3 Tips on How to Make Your Lawn Ready For Spring

Spring is arguably the most important season when it comes to ensuring a healthy and beautiful lawn year-round. As winter comes to a close, this period is your opportunity to ensure the most fruitful springtide possible for your yard. With that in mind, we’d identified the three most important steps that you can take to prepare your grass for continued beauty and health.

1.Debris Removal and Crabgrass Control

When it comes to your lawn, you don’t want to wait until spring for a good cleaning. In fact, the earlier the better, so get out their as soon as the weather accommodates it. Start by picking up all of the large matter, such as dead tree branches. Then, you want to give the lawn a good raking. This gets rid of leaves and the like but is also very important to undo matting and to:

• Get air flowing through the grass and turf
• Allow grass blades to grow more freely
• Fend off disease and insect infestations
• Eliminate snow mold, which is a kind of fungus

Once the yard is well-raked, you should apply a pre-emergent crabgrass control herbicide. While this can be done in early spring, late winter is even better particularly if crabgrass is a common problem for you. Be mindful that if soil temperatures reach about 55 degrees Fahrenheit, then you have waited too long. The crabgrass will have begun to germinate and thus pre-emergent control won’t work.

2.Core Aeration and Fertilization

It is a good idea to have performed a late-fall fertilizer, which can be applied as early as late October or as late as early December. Then, you’ll want to aerate and fertilize again in spring, and while you don’t want to do this in winter, a general rule is once again the earlier the better.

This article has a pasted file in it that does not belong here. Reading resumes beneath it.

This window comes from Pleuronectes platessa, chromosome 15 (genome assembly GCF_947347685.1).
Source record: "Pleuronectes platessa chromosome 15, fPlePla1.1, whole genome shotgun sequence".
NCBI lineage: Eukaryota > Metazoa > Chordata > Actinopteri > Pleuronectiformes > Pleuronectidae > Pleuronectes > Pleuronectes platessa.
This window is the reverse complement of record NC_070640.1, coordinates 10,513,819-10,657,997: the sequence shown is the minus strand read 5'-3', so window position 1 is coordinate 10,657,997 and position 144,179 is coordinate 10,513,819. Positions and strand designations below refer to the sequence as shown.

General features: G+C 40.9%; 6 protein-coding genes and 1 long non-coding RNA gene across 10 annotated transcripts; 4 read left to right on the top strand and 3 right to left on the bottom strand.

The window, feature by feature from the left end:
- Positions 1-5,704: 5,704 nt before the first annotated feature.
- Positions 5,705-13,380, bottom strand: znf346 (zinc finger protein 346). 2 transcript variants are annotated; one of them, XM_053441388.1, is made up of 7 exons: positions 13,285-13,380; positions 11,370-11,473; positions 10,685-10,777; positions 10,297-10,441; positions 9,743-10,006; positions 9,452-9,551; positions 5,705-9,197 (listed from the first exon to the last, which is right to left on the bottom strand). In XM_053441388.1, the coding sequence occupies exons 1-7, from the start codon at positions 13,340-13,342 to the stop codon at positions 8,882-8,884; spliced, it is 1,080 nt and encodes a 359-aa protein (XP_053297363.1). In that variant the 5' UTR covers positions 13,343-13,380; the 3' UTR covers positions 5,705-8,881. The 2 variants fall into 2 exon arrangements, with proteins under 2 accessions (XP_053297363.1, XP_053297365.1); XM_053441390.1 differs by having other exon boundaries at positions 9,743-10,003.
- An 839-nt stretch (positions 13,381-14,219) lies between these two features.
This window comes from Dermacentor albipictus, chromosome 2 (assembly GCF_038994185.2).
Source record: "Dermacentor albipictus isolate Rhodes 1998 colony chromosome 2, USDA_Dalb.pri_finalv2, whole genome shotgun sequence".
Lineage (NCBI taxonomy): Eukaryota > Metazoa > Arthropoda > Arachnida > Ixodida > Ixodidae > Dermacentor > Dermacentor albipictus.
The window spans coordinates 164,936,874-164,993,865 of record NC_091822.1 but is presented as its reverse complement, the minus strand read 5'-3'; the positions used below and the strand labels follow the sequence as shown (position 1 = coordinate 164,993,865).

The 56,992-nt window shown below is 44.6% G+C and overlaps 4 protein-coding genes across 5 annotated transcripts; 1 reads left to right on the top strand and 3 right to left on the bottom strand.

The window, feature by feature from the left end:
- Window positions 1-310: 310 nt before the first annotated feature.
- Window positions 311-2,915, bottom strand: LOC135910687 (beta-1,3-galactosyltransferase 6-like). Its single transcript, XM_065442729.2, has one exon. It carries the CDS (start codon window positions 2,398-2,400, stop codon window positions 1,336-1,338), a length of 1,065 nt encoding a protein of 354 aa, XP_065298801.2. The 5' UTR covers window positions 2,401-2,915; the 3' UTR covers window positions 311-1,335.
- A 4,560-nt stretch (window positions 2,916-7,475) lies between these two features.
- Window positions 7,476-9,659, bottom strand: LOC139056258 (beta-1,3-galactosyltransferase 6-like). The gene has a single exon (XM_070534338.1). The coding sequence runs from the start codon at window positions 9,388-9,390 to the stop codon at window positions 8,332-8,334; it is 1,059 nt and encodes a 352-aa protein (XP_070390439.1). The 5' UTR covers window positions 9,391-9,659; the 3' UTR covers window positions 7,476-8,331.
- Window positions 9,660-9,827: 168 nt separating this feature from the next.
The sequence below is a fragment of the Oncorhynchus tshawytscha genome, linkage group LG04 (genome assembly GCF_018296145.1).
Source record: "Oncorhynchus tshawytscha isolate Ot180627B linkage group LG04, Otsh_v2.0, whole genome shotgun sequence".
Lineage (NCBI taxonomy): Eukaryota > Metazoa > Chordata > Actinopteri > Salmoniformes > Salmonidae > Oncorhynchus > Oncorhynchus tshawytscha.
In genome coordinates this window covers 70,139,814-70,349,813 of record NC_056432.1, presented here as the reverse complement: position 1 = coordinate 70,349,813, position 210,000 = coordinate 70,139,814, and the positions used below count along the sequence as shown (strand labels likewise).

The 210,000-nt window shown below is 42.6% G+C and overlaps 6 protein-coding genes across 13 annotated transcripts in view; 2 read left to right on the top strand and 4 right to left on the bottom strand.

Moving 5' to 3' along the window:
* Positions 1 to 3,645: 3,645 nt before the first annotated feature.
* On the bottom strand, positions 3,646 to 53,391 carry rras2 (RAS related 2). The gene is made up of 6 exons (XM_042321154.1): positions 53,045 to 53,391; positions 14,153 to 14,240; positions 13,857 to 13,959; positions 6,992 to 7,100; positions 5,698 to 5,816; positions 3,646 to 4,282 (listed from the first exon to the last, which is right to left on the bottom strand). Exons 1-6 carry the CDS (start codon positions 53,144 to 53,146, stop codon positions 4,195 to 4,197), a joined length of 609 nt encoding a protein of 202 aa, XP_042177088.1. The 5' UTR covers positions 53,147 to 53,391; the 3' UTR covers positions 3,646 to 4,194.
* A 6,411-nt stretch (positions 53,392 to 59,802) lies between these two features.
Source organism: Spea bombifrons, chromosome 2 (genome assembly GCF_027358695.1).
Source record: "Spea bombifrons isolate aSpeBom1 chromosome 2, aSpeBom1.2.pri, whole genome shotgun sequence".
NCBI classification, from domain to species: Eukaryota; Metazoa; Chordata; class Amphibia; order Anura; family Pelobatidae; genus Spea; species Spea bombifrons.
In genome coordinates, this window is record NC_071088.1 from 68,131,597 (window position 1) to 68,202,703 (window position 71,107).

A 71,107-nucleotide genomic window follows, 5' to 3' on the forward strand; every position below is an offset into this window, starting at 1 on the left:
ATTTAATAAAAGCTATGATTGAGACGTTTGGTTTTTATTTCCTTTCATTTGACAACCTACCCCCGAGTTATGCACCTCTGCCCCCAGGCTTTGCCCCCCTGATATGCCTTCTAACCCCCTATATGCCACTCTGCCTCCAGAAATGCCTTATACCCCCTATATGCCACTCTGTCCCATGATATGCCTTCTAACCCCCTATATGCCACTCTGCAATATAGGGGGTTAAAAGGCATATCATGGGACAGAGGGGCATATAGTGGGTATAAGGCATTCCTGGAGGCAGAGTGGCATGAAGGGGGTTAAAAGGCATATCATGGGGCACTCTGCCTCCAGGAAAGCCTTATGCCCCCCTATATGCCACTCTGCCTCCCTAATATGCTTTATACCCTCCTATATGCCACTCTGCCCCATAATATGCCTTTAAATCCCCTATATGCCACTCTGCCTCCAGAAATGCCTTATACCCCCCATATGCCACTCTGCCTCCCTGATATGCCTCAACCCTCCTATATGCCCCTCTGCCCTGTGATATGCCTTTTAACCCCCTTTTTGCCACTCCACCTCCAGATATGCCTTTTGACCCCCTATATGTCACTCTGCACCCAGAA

The soil needs to be moist for proper aerating, so tackling the job after a rain shower or after you’ve watered the lawn is ideal. This depends on your machine, but most only cover a small area per pass, so it is generally necessary to make multiple passes particularly over the sections likely to be most compacted.

Once the soil has warmed up to 55 degrees Fahrenheit, this a great time to fertilize your yard. Opt for granules and a slow-release formula. The idea mix will depend on your local climate. If you determine that overseeding is necessary this spring, then this a good time to go ahead and do that as well.

3.Prune along with Early and Frequent Mowing

Late winter is also an excellent period to trim your trees for dead branches. Experts advise hiring a professional to perform a safety prune once every three years. Prune all of your bushes and the like, and then, choose and lay down a heavy mulch to delineate between your yard and your various beds.

Perhaps the biggest mistake homeowners make in late winter and early spring is not mowing early enough and often enough. Start mowing in late winter as soon as the weather accommodates it. In addition, do not mow once a week, which is generally a bit too long for early spring. It can stunt the roots. Instead, mow once every five days up until the sixth week of spring comes to a close.

Ahh. Spring is in the air, and you’re well on your way to a lush and green spring lawn. Be mindful that winter can wreak havoc on a yard. The general advice provided above is important, but you should inspect your entire lawn for signs of damage. Re-seed damaged areas where needed, and if the harm is particularly severe, you can remove those particular sections and rebuild them.